In contrast to this handcrafted code approach, the system described by Klemets integrates the MBONE-conformant audio and video tools (ivs, nv, vat ) with the Web to allow a forms-based interface to start an asynchronous sound/video feed to the client system. This gets around one of the main problems with the Common Gateway Interface – the need for a called program to run to completion before the client can continue. The demonstration system allows the user to select and play a number of audio and MPEG clips.

Finally, David Wetherall described two systems based on active pages, using CGI-based programs (or Perl scripts!) to manipulate local databases. His two examples are a Web-based DNS manager and a local White Pages system. Both are working systems and use CGI programs to manage concurrency and validation at the server side. However, the batch mode limitations of the Web cause problems, and Wetherall called for a model which more closely resembled the X Protocol. Since the stateless nature of HTTP is one of its main benefits for wide area information service provision, this is unlikely to happen.



All of these systems are interesting because they move the Web away from its original data publishing metaphor towards a database management approach. What is worrying, however, is that much of the work described in the session could be done trivially with existing relational DBMS tools.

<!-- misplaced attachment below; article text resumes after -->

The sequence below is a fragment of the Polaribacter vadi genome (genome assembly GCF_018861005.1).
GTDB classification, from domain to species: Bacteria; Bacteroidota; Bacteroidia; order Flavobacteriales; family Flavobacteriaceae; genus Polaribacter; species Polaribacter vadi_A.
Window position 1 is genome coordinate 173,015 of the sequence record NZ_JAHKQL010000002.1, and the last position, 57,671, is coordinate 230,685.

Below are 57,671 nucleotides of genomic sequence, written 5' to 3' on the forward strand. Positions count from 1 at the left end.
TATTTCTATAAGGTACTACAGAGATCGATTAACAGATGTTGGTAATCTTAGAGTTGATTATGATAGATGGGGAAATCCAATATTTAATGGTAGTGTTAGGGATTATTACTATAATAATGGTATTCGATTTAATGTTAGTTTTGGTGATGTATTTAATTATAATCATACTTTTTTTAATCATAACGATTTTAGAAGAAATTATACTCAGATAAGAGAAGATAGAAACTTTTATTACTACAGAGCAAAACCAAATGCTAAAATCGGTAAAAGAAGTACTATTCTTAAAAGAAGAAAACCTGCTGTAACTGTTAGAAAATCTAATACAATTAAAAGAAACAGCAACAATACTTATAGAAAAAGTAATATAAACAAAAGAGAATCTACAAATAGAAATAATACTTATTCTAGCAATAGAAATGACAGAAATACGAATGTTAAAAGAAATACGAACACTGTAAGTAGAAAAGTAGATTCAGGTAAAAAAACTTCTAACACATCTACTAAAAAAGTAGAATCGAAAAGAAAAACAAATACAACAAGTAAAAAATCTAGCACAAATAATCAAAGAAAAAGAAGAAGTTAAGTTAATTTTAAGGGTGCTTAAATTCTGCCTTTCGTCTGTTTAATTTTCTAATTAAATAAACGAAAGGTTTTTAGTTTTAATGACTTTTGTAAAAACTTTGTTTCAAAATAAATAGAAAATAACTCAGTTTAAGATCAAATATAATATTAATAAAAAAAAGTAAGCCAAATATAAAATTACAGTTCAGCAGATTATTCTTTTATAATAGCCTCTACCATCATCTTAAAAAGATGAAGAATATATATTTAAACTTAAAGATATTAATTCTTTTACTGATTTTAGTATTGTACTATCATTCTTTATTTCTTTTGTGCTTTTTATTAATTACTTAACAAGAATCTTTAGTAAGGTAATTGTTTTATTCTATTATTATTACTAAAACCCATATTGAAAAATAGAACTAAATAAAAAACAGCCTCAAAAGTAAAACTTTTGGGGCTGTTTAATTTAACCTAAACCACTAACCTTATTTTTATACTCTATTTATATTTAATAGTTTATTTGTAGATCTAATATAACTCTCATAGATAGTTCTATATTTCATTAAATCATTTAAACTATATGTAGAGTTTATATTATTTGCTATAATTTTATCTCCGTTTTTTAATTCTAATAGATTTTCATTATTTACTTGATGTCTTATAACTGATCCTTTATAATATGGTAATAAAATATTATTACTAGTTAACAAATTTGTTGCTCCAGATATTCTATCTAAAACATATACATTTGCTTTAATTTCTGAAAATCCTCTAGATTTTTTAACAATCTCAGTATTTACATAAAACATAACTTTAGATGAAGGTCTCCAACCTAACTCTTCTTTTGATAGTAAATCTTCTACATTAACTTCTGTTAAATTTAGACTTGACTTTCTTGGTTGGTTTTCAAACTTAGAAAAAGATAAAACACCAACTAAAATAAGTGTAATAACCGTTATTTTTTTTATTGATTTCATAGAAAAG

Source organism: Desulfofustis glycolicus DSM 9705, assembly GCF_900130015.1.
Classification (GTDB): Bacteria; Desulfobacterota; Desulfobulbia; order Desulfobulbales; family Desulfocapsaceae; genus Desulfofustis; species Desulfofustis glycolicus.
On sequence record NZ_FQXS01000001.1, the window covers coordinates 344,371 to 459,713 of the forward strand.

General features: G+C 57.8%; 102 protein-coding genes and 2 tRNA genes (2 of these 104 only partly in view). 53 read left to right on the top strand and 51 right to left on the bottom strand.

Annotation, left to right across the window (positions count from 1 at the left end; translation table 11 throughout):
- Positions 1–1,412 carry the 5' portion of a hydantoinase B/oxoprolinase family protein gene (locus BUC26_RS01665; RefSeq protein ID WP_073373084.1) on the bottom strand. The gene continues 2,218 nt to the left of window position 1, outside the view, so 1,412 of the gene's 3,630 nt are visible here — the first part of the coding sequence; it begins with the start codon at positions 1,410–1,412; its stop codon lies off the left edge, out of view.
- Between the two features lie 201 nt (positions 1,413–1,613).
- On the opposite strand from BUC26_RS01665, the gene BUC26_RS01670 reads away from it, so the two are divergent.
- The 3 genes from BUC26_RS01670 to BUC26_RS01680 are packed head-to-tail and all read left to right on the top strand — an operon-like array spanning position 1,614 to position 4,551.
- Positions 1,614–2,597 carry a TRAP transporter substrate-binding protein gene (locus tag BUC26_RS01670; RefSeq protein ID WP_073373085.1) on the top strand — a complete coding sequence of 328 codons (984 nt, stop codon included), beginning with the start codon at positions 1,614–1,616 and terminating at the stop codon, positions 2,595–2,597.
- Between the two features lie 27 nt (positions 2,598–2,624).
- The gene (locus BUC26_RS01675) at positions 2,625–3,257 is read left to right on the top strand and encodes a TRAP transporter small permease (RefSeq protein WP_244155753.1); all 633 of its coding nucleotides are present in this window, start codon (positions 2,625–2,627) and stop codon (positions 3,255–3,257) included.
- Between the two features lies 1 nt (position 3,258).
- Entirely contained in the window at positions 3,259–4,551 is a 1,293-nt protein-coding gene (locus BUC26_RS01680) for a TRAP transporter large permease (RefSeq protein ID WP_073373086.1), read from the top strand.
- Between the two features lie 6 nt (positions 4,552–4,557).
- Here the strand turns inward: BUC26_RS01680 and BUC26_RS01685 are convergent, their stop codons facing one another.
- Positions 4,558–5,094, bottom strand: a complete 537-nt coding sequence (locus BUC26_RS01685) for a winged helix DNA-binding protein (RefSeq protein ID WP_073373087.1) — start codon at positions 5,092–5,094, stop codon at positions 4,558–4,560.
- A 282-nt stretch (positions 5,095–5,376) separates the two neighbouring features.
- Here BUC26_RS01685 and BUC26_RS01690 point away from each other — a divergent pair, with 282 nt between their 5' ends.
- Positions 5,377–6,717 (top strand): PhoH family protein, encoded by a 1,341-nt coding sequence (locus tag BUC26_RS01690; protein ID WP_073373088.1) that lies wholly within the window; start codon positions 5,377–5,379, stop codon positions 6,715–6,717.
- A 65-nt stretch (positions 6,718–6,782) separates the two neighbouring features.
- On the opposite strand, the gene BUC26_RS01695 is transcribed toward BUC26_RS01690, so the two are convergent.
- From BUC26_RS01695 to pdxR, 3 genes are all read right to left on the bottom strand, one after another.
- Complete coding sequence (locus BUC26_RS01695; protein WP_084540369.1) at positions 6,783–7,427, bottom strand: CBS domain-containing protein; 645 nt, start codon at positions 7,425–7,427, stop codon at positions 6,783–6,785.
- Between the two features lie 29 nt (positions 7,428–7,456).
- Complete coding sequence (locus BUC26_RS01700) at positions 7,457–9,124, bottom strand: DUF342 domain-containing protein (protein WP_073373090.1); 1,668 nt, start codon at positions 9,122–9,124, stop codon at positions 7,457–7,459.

We need to ask ourselves whether this work on extending the HTML/HTTP batch-oriented approach towards a distributed database system is a sensible way forward for the Web, or whether it would be more sensible to attempt to incorporate the existing, well-understood, DBMS work in a way which complements the Web’s underlying capability.

Bill Thompson, CERN, Geneva



Yesterday’s sun has gone, and steady rainfall greeted us as we boarded the coaches from our hotel to CERN. Pieter van Brakel from Rand Afrikaans University had spent all of yesterday carrying his jacket around: now he stood in a short-sleeved shirt and shivered in the rain.


Commentary on Education Stream


The Papers

The paper from Bertrand Ibrahim of the University of Geneva, entitled World-Wide Algorithm Animation, was ostensibly about the use of WWW in education, but really it was about another means of getting around the batch-oriented limitations. In this case the driving problem was to build a simple debugger interface to Pascal programs that would work with Mosaic/httpd using HTTP.

The solution used, and available in French, uses a CGI script to spawn the required program as a child process. The PID and machine name of the spawned process are passed back to the client side and can be given to the server. This allows the server to run an arbitrary CGI script which can open a pipe to the spawned process and issue instructions to it.

With this mechanism, asynchronous program execution and control are possible from within the Web. The controlled program must be written to work with this mechanism, but this is not a difficult technical issue.

Next up was Pieter van Brakel from Rand Afrikaans University, an Information Scientist who is using WWW and Mosaic to teach his students about hypertexts and information management.